Beginning with David's wig, his vain attempt to pass as a member of a higher society that has already dropped the wig from fashionable dress, and ending with Faulkland's last attempt to trick Julia into admitting base motives for loving him, no one willingly presents things as they really are. In fact, many of the characters lie outright. Fag lies to Sir Anthony for Jack about the son's reasons for being in Bath, and Lucy lies to Sir Lucius about who is writing love letters to him. Other characters simply misrepresent themselves. Jack masquerades as Ensign Beverley in order to win Lydia's love, while Mrs. Malaprop tries to appear more sophisticated by peppering her speech with fancy vocabulary that she neither means nor understands.
“The Boarding House”: An Bitter Perspective In “The Boarding House” by James Joyce, Mrs. Mooney is appropriately called “The Madam”. Mrs. Mooney’s unscrupulous outlook on life forces her to become selfish in her actions. As a result, Mrs. Mooney is viewed as an intimidating and rigid entrepreneur. Mrs. Mooney’s cynical perspective compromises her relationships with others. Mrs. Mooney was previously involved in a dysfunctional marriage to a “shabby stooped little drunkard” (61).
When their musings went so far as to criticize their own masters or mistresses, fools were whipped for such excessive behavior, seen in the case of both King Lear and Queen Elizabeth’s reign from 1558 to 1603. As fools became popular in several courts throughout English royal history, Shakespeare borrowed the image of the jester and reimagined his role solely to bring out their theatrical aspects for his plays. When Lear falls into a state of neglect and depression, he asks for his fool, indicating a desire for a change in mood. Unlike the contemporary fools of the time, the Shakespearian fool’s role in this scene is to use his stereotypical foolishness and provide a deeper and wiser take on the king’s situation. Although he may be speaking in riddles and songs, he foretells a tragic dethroning; however, the king fails to heed his warnings, blind to his inevitable tragedy.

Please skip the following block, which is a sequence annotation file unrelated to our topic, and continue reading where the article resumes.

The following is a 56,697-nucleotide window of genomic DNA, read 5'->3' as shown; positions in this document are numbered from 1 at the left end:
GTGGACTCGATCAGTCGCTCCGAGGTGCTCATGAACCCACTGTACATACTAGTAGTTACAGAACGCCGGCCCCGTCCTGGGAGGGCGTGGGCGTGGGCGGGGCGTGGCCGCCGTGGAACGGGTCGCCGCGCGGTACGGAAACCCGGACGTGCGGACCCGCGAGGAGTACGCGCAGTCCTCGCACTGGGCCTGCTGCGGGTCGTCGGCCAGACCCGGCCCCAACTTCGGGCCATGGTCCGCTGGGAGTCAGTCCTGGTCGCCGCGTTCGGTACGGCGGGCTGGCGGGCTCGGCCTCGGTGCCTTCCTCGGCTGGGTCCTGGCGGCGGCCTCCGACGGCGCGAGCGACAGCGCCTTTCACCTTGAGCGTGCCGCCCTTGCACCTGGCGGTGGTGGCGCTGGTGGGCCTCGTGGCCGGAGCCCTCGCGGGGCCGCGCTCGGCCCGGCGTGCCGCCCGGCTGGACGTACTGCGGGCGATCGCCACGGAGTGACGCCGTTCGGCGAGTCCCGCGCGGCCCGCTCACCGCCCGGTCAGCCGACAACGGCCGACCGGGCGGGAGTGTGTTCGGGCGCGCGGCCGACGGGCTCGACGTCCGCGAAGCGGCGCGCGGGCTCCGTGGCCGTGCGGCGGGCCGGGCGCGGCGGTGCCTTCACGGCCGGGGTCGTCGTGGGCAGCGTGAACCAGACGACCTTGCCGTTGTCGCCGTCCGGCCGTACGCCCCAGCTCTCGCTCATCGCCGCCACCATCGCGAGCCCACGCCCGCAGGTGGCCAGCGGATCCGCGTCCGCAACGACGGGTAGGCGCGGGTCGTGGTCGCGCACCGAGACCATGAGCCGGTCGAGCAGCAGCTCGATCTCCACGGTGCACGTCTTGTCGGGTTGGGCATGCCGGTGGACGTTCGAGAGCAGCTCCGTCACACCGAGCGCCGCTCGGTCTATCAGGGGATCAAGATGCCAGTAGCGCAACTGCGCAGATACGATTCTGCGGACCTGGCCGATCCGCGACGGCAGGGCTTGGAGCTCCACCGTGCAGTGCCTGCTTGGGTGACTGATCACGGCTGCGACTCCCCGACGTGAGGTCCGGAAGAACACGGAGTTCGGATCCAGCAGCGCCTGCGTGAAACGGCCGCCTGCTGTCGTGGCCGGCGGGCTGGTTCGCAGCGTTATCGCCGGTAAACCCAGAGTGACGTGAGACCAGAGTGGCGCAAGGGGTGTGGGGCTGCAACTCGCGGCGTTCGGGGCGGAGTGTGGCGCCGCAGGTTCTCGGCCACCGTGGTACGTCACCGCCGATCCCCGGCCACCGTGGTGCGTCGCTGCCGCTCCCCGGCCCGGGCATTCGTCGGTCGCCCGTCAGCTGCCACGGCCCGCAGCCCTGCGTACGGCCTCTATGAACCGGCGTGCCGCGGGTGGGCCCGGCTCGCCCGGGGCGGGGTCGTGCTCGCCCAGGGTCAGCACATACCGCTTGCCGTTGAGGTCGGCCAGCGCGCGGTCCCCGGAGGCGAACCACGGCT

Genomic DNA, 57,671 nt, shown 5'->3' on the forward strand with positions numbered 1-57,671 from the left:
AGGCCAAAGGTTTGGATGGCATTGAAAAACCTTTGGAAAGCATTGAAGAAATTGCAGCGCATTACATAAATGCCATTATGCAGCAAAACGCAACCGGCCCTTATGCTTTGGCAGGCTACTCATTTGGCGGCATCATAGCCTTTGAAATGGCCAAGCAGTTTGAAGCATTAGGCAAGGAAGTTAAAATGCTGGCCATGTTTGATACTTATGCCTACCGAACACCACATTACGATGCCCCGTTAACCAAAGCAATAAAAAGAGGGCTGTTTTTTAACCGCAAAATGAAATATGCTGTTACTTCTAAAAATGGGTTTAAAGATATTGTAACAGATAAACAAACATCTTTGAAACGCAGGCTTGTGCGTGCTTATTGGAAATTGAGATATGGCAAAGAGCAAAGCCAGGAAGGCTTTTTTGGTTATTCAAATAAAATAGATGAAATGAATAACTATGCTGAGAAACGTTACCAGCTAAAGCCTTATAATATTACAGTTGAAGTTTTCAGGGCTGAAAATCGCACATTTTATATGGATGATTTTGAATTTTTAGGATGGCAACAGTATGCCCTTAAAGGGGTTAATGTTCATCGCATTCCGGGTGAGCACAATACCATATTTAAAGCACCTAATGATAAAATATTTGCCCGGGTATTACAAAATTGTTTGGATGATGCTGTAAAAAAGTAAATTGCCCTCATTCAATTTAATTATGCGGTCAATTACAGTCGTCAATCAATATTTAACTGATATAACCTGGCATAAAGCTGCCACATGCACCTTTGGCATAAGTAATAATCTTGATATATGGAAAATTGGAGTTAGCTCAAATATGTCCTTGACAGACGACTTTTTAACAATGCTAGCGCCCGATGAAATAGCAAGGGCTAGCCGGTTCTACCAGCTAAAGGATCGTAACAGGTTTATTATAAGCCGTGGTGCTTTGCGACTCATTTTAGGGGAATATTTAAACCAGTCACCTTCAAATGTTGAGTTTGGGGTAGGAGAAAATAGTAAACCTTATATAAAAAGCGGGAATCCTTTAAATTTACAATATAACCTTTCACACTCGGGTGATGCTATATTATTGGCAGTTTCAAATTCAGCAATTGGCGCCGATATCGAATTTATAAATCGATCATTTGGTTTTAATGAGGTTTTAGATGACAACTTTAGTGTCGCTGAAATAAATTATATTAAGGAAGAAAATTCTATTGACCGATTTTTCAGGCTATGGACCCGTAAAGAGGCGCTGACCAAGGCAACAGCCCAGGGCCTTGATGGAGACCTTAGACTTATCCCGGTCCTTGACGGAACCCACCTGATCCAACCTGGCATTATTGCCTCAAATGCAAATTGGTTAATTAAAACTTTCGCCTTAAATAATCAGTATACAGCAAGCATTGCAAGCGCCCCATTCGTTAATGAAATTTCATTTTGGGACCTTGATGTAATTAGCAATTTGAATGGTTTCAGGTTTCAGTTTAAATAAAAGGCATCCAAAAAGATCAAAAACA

Both characters collide with each other over influence of Stella, Blanche’s sister. Eventually, however, Stanley is the victor, raping Blanche and sending her into a completely delusional state. To begin with we can see the way in which the playwright uses the characterisation of Blanche to establish the theme of appearances versus reality in the way in which she struggles to accept the harsh reality of her surroundings. When Blanch first arrives she is shocked by her surroundings: ‘Her expression is one of shocked disbelief. Her appearance is incongruous to this setting.’ When Blanche first is introduced to Stella’s home she is shocked and this establishes Blanche’s strong sense of class, and also that Blanche will be an outsider in this particular setting, never realizing just how harsh it is.